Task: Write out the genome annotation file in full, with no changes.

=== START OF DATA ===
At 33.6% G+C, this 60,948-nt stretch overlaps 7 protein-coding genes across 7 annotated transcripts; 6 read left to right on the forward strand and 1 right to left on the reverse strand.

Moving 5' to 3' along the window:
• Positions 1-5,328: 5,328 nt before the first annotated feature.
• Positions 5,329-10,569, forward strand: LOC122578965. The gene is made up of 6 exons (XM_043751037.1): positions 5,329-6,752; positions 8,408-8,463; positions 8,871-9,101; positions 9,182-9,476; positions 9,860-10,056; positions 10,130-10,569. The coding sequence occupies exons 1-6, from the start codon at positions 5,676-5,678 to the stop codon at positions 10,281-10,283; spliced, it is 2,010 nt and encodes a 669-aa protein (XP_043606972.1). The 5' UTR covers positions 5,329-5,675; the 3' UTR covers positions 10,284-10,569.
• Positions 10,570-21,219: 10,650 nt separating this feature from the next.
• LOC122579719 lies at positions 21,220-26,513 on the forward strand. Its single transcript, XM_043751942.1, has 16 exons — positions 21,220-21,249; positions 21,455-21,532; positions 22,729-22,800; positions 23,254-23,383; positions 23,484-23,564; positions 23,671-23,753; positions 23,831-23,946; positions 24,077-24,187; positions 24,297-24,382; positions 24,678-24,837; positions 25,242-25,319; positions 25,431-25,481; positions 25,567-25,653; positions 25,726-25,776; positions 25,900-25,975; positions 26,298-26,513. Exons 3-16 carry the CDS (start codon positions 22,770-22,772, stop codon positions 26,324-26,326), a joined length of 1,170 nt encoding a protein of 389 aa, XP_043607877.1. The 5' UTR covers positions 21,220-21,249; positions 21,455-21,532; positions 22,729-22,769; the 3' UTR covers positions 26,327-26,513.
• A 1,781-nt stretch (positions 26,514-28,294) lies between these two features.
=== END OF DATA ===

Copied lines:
At 33.6% G+C, this 60,948-nt stretch overlaps 7 protein-coding genes across 7 annotated transcripts; 6 read left to right on the forward strand and 1 right to left on the reverse strand.

Moving 5' to 3' along the window:
• Positions 1-5,328: 5,328 nt before the first annotated feature.
• Positions 5,329-10,569, forward strand: LOC122578965. The gene is made up of 6 exons (XM_043751037.1): positions 5,329-6,752; positions 8,408-8,463; positions 8,871-9,101; positions 9,182-9,476; positions 9,860-10,056; positions 10,130-10,569. The coding sequence occupies exons 1-6, from the start codon at positions 5,676-5,678 to the stop codon at positions 10,281-10,283; spliced, it is 2,010 nt and encodes a 669-aa protein (XP_043606972.1). The 5' UTR covers positions 5,329-5,675; the 3' UTR covers positions 10,284-10,569.
• Positions 10,570-21,219: 10,650 nt separating this feature from the next.
• LOC122579719 lies at positions 21,220-26,513 on the forward strand. Its single transcript, XM_043751942.1, has 16 exons — positions 21,220-21,249; positions 21,455-21,532; positions 22,729-22,800; positions 23,254-23,383; positions 23,484-23,564; positions 23,671-23,753; positions 23,831-23,946; positions 24,077-24,187; positions 24,297-24,382; positions 24,678-24,837; positions 25,242-25,319; positions 25,431-25,481; positions 25,567-25,653; positions 25,726-25,776; positions 25,900-25,975; positions 26,298-26,513. Exons 3-16 carry the CDS (start codon positions 22,770-22,772, stop codon positions 26,324-26,326), a joined length of 1,170 nt encoding a protein of 389 aa, XP_043607877.1. The 5' UTR covers positions 21,220-21,249; positions 21,455-21,532; positions 22,729-22,769; the 3' UTR covers positions 26,327-26,513.
• A 1,781-nt stretch (positions 26,514-28,294) lies between these two features.